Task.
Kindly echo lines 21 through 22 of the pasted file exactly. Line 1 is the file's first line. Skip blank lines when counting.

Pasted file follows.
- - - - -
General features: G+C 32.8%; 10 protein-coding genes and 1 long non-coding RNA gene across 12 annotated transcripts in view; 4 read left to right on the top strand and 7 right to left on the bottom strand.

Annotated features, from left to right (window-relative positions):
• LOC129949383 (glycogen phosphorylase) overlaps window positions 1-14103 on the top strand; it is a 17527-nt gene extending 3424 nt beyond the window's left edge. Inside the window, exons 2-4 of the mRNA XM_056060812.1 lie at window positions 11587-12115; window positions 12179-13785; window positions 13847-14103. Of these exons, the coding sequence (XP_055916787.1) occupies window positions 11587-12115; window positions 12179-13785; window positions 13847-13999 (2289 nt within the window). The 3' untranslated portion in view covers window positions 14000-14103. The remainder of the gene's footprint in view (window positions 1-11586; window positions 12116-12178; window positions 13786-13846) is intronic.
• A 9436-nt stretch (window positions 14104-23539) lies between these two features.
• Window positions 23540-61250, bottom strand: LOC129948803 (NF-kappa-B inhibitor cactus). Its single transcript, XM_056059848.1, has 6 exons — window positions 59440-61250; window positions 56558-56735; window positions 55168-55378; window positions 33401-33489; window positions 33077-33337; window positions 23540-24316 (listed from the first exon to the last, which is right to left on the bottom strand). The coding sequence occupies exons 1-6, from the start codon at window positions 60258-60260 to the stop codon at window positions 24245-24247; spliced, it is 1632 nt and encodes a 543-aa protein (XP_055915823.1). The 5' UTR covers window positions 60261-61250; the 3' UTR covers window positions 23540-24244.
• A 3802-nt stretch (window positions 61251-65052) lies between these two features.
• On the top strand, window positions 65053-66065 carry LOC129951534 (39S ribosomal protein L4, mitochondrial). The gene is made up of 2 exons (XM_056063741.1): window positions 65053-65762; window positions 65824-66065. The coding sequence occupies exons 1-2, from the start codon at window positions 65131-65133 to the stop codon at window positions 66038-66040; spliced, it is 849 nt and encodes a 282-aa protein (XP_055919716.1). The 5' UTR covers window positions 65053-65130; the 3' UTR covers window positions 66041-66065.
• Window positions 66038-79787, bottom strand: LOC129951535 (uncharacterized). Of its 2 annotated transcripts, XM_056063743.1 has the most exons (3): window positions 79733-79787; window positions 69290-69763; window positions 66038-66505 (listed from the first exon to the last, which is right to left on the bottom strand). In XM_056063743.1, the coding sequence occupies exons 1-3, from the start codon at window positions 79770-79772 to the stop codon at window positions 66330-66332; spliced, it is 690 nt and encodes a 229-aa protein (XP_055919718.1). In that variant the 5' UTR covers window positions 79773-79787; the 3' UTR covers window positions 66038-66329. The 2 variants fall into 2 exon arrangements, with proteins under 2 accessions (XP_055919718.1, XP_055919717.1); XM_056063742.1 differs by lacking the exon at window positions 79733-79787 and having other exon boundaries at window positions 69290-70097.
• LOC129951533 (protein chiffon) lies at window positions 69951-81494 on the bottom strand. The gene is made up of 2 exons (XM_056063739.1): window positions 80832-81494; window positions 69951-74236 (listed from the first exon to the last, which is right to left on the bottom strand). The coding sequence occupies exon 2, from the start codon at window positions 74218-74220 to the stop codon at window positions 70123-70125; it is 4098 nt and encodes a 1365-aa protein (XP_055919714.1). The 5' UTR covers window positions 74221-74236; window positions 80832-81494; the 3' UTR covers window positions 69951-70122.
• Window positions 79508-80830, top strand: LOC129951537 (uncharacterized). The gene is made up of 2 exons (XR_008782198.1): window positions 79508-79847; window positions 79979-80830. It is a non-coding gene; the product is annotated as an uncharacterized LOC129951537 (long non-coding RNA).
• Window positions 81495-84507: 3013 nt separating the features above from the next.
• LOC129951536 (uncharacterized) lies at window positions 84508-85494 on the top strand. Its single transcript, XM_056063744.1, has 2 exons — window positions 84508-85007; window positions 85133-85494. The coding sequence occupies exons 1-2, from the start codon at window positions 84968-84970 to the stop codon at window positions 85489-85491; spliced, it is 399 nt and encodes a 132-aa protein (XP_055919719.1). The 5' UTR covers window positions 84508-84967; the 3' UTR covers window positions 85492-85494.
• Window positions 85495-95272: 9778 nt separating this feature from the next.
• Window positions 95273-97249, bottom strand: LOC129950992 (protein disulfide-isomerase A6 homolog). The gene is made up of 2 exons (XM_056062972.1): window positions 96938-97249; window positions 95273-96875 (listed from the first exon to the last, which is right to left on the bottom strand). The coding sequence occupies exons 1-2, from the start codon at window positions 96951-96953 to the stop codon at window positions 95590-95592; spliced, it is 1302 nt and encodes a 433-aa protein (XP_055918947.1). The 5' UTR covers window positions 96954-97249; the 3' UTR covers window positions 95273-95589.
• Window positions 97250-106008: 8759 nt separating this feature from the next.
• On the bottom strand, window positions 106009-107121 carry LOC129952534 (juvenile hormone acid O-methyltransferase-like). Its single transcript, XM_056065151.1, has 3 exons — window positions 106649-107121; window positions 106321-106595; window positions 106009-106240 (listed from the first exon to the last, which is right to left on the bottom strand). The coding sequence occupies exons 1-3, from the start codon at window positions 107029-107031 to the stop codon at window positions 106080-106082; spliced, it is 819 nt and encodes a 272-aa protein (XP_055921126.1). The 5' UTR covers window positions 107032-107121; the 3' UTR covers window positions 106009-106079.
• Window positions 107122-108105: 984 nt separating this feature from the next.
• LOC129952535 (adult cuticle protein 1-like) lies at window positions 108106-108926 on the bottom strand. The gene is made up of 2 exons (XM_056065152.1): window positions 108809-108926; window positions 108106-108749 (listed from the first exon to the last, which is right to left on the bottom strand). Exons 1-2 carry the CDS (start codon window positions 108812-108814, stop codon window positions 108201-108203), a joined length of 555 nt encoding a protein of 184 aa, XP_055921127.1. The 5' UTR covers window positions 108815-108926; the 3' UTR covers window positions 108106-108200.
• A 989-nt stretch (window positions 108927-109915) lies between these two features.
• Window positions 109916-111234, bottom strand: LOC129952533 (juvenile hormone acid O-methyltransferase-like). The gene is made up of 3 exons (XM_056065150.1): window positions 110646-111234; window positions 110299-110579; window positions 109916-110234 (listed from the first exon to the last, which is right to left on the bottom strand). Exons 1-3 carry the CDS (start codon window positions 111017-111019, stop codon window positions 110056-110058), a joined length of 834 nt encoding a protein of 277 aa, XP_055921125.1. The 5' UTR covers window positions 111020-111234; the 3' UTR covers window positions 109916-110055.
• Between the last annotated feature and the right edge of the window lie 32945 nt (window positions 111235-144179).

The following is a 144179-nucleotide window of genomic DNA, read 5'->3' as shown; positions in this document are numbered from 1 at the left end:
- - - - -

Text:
• Between the last annotated feature and the right edge of the window lie 32945 nt (window positions 111235-144179).

The following is a 144179-nucleotide window of genomic DNA, read 5'->3' as shown; positions in this document are numbered from 1 at the left end: